Australia Network News reports: “The CEO of the Hawaiian Affairs Office (OHA) has retained his job and gained public support to challenge the US on whether the Kingdom of Hawaii still exists as a sovereign country.”
The letter, which was quickly rescinded by the OHA’s trustees, was prompted by the US Government’s acknowledgment that the overthrow of the kingdom in 1893 was illegal.
Political scientist Dr Keanu Sai, from Windward Communtiy College in Honolulu, told Pacific Beat the OHA board thought Dr Crabbe had violated their policy by sending the letter without approval, but later realised they were mistaken.
“[Dr Crabbe] was not in violation of any policy of the board but rather was operating on his diligence and risk management,” Dr Sai said.
Mr Crabbe has now won the support of the OHA trustees, who have moved to send the letter again and retain him in his role as CEO.
“They’re in full support and they say that his questions definitely do have merit.”
Public support for Mr Crabbe’s campaign is also growing, with 2,500 people signing an online petition.
Dr Sai said Hawaiians need clarification on the issue.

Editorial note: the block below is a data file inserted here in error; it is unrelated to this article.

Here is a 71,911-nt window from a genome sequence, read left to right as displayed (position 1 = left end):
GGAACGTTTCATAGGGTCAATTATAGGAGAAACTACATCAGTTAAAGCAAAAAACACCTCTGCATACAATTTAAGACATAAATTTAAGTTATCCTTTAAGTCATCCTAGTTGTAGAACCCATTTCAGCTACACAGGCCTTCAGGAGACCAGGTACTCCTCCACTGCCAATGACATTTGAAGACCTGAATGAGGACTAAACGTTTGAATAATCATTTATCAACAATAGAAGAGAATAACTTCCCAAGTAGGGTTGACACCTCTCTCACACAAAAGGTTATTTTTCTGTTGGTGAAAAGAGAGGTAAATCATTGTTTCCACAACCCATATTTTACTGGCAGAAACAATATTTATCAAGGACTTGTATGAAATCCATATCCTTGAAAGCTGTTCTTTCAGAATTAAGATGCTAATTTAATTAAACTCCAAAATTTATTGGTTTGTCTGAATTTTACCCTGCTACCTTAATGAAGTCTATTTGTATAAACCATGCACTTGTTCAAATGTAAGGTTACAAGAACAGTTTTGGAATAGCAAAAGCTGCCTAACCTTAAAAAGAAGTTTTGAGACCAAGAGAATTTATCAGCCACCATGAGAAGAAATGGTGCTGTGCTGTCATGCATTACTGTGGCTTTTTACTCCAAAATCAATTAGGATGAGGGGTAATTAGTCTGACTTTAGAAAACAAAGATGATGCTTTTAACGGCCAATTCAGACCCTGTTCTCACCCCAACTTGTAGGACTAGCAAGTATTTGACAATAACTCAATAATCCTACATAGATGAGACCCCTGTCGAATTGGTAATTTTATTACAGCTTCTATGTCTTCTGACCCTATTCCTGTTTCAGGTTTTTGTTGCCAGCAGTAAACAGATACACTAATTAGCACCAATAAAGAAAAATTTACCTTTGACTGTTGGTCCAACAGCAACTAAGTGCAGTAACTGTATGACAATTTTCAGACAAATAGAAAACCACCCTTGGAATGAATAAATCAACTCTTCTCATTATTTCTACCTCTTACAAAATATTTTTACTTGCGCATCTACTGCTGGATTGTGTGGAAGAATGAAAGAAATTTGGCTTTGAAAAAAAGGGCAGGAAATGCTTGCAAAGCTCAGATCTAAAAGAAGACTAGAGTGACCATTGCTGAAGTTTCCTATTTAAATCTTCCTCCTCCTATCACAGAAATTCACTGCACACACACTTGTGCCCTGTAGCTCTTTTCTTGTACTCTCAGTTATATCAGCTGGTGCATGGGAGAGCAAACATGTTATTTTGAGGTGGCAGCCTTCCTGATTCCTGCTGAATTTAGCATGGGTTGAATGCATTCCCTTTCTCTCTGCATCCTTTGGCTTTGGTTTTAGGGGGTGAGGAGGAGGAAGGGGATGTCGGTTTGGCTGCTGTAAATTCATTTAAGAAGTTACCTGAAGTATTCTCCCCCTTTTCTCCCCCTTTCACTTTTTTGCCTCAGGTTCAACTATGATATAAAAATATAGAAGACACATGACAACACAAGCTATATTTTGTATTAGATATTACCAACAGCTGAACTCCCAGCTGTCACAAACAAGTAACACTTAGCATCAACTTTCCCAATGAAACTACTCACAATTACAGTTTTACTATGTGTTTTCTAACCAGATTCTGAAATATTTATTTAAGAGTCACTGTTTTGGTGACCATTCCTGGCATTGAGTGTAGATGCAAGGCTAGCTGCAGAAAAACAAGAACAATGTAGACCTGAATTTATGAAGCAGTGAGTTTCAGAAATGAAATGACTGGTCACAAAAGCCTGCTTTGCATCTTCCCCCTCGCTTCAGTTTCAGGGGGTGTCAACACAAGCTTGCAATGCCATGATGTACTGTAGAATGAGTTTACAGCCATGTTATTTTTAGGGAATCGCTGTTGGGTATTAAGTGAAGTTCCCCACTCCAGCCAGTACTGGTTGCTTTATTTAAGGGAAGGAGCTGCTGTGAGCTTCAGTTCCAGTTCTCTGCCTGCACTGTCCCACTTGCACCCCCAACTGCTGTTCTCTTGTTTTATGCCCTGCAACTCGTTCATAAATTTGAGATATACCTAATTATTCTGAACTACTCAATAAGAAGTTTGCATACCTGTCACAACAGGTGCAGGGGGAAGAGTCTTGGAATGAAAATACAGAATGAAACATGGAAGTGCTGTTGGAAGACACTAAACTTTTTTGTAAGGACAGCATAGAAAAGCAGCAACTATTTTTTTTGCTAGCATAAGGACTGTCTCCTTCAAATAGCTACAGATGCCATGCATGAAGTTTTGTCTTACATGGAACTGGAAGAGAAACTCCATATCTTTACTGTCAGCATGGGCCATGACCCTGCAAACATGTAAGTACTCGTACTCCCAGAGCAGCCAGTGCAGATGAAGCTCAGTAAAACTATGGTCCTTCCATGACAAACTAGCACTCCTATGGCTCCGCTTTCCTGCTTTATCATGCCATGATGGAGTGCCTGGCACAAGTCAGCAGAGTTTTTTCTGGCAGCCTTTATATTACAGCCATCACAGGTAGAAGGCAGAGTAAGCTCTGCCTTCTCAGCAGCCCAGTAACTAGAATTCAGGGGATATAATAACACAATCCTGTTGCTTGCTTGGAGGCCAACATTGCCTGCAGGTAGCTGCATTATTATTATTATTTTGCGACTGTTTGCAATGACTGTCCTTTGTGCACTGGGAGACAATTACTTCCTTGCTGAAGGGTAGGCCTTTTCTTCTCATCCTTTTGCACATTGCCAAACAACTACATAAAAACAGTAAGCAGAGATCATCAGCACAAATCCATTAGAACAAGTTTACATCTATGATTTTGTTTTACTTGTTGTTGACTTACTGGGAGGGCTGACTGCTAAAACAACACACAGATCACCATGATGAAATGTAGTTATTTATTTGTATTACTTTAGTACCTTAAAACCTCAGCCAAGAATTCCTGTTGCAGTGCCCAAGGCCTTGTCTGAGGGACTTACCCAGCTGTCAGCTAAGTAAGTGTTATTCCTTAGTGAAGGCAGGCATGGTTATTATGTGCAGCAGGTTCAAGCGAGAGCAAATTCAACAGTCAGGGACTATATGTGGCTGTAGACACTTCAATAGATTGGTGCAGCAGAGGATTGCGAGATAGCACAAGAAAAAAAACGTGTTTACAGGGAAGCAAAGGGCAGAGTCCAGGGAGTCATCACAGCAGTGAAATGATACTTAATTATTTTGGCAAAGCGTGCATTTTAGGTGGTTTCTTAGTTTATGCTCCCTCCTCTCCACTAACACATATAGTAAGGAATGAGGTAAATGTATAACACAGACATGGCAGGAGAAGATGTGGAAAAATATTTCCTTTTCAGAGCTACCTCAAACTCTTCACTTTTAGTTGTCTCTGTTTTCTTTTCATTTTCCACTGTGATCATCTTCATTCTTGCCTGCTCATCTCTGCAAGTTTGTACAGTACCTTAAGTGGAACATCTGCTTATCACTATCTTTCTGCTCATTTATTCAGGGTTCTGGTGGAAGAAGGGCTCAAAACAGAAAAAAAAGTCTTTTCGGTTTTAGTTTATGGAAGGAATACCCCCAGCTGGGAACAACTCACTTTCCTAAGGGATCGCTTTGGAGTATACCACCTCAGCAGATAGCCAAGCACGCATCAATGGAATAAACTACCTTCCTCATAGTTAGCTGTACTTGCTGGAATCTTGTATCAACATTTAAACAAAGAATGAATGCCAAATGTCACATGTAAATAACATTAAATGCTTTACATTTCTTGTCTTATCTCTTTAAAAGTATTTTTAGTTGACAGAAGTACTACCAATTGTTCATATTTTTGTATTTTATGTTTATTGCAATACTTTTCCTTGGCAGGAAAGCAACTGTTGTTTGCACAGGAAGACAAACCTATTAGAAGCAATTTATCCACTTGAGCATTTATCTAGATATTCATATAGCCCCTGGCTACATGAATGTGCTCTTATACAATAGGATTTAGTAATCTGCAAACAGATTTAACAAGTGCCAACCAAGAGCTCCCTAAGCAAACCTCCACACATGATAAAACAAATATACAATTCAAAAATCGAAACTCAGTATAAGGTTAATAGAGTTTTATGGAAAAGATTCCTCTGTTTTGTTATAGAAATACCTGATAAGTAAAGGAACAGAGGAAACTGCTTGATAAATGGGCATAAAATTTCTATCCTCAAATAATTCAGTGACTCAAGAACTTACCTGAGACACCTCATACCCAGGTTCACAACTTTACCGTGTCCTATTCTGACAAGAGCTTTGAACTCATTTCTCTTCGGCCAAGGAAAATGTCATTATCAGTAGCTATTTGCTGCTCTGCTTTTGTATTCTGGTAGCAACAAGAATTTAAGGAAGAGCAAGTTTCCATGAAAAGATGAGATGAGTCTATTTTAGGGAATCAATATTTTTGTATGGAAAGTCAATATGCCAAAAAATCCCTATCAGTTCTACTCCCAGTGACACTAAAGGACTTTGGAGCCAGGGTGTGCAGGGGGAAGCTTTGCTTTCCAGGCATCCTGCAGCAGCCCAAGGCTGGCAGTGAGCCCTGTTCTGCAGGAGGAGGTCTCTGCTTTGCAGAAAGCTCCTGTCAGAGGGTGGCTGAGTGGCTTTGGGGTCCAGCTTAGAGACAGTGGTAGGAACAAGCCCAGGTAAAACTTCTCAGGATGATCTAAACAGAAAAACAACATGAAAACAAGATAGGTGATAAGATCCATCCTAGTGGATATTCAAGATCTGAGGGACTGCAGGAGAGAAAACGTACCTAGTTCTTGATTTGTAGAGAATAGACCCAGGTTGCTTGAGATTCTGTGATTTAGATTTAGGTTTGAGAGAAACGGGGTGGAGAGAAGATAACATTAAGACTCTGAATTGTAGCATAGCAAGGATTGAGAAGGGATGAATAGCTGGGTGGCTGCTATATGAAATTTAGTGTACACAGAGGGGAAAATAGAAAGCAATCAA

“What was overthrown was the government, not the country,” he said.
Dr Sai blames revisionist history education for misconstruing local understanding of Hawaii’s true status.
“A revisionist history has been taught here in Hawaii since the early 1900s that presented Hawaii as if it was a part of the United States when in fact there is clear evidence that it’s not,” he said.
“We need to address this because it will affect our people but it also affects everyone.”
Dr Sai says if the Kingdom of Hawaii does indeed still exist, many historical treaties with nations including the UK and Australia would still be in effect.
The US may be in violation of international law if Hawaii is still technically its own country.
The US would be guilty of appropriating funds by taxation and other related crimes, by not complying with occupation laws.
Dr Sai says within the framework of international law, there is presumed of continuity of a country when it is established.
“All that needs to be provided is evidence that Hawaii was a country (and it was, fully recognised by the United States and Great Britain and everyone else),” he said.
“It places the burden upon the United States to provide overwhelming evidence that it in fact extinguished Hawaii as an independent state under international law.
“In the absence of that evidence, the Hawaiian kingdom continues to exist.”